We’re entering a new era for customer engagement.
This has been clear in the explosion of digital touchpoints we’ve seen in the past year and a half, the surge of customer data that followed, and the new omnichannel mindset customers have adopted.
But where do we go from here?
That was the question we set out to answer in our new guide, The Next Generation of Customer Engagement. We wanted to define what exactly is our “new normal,” and understand how businesses can meaningfully engage customers on this new playing field.
Here’s a preview of what we found.
The importance of data accessibility
90% of businesses said that customer insights increased due to greater digital engagement during the pandemic.
But many businesses are still struggling to make sense of their data, and make it actionable, in large part due to departmental silos and legacy infrastructures.
The average company manages 162.9TB of data. For enterprises, that number jumps to 347.6 TB. And global data creation is projected to reach more than 180 zettabytes by 2025. (That’s 180 followed by 21 zeros.)
This influx of data can help businesses build a holistic, nuanced understanding of their customers – but only if it’s cleaned, consolidated, and easily shared across teams.
Yet, only 14% of companies say that they’ve made data widely accessible across their organization.
To rectify this, businesses need to prioritize having a scalable data infrastructure that can not only handle increasing volumes of customer data, but make it so any team member can use said data (without relying on developers).
A focus on first-party data
From data breaches to the opaque marketplace of third-party data, consumers have become increasingly wary of who’s collecting their information (and how that information is being used).
As a result, both government regulators and browsers have taken a stronger stance on data privacy, which we’ve seen in initiatives like the GDPR and the phaseout of third-party cookies.
To adapt to this privacy-first landscape, businesses need to focus on first-party data (which is collected directly by your company). Not only is it important from a legal and ethical standpoint, but first-party data also lends itself to a more transparent relationship with your customers.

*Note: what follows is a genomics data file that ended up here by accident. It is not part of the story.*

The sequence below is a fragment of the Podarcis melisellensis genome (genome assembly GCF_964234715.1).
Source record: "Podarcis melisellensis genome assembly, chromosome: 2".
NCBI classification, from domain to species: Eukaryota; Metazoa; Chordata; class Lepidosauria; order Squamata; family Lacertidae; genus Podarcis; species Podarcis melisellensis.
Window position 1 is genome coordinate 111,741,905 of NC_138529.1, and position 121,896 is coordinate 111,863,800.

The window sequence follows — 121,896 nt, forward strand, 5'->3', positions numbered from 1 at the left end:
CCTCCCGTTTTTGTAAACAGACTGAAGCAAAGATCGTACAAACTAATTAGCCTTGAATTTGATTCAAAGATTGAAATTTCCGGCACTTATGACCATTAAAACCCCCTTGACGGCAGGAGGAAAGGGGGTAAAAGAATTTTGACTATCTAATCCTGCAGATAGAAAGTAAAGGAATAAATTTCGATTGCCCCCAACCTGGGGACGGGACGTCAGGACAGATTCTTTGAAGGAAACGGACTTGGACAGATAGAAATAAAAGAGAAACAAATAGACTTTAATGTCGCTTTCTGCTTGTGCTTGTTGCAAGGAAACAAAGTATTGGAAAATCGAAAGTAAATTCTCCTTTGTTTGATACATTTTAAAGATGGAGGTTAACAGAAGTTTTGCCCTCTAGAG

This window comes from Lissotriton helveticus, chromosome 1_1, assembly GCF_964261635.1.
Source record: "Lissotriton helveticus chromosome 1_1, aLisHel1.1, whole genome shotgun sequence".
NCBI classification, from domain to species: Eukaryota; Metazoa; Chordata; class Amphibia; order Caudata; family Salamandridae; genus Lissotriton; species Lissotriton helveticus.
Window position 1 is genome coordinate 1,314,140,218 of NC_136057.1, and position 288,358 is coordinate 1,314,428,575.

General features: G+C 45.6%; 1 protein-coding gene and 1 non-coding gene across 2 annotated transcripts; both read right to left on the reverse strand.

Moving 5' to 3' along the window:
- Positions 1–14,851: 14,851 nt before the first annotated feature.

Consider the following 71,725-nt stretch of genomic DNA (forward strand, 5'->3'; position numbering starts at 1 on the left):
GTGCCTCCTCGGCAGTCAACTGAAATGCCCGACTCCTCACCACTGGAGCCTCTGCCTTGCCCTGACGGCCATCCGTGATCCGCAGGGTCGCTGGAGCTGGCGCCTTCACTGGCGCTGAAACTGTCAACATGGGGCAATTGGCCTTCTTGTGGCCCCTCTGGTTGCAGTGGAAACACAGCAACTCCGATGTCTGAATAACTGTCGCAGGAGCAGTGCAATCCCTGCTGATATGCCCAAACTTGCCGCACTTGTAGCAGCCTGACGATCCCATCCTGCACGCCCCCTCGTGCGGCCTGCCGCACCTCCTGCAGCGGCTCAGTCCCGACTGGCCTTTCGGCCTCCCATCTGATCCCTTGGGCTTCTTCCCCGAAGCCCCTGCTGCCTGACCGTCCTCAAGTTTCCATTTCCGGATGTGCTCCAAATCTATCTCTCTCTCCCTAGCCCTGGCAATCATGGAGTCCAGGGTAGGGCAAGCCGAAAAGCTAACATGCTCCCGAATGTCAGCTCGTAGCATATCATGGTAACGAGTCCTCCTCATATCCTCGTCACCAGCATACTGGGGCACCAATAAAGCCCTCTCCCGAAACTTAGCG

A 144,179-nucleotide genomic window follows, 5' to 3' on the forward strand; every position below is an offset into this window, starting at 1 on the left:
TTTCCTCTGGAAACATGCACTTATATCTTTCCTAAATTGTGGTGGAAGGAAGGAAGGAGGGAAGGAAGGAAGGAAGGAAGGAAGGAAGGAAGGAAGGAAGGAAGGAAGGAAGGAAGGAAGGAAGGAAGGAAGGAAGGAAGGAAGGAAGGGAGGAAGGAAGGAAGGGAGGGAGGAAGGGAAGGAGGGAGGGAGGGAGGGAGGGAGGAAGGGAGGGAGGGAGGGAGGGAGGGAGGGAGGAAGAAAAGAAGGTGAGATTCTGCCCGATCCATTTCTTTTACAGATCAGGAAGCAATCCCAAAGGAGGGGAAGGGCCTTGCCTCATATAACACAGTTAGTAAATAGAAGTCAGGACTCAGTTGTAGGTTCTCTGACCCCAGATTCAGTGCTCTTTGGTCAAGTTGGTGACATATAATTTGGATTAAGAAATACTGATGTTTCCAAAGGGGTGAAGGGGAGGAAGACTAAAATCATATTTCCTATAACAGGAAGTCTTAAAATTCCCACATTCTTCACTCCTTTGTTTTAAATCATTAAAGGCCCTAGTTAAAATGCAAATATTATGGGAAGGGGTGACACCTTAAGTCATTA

And while some have feared that the end of third-party cookies could lead to a “personalization-privacy paradox,” that’s actually not the case. In fact, 69% of consumers say they appreciate personalization, as long as it’s based on data they’ve shared with a business directly. That is, first-party data.
The expectation of omnichannel
Consumers today expect to be able to switch seamlessly between channels when interacting with a business. Or, in other words: they expect an omnichannel experience.
Ensuring continuity as consumers switch online and offline touchpoints is no easy task. In fact, only 24% of businesses say they’re successfully investing in omnichannel personalization.
But for 45% of consumers, all it takes is one unpersonalized experience for them to no longer do business with a brand. These are high stakes.
That’s why customer data platforms have emerged as an essential component for omnichannel engagement, for their ability to consolidate data that’s scattered across different apps and teams, and then send it to any downstream tool for activation.
The future of customer engagement
For businesses, survival will always come down to their ability to meaningfully connect with customers. In our latest e-book, The Next Generation of Customer Engagement, we go into more depth into the themes mentioned above, and distill the five leading trends that will define customer relationships in the years to come.
You can read the full guide here.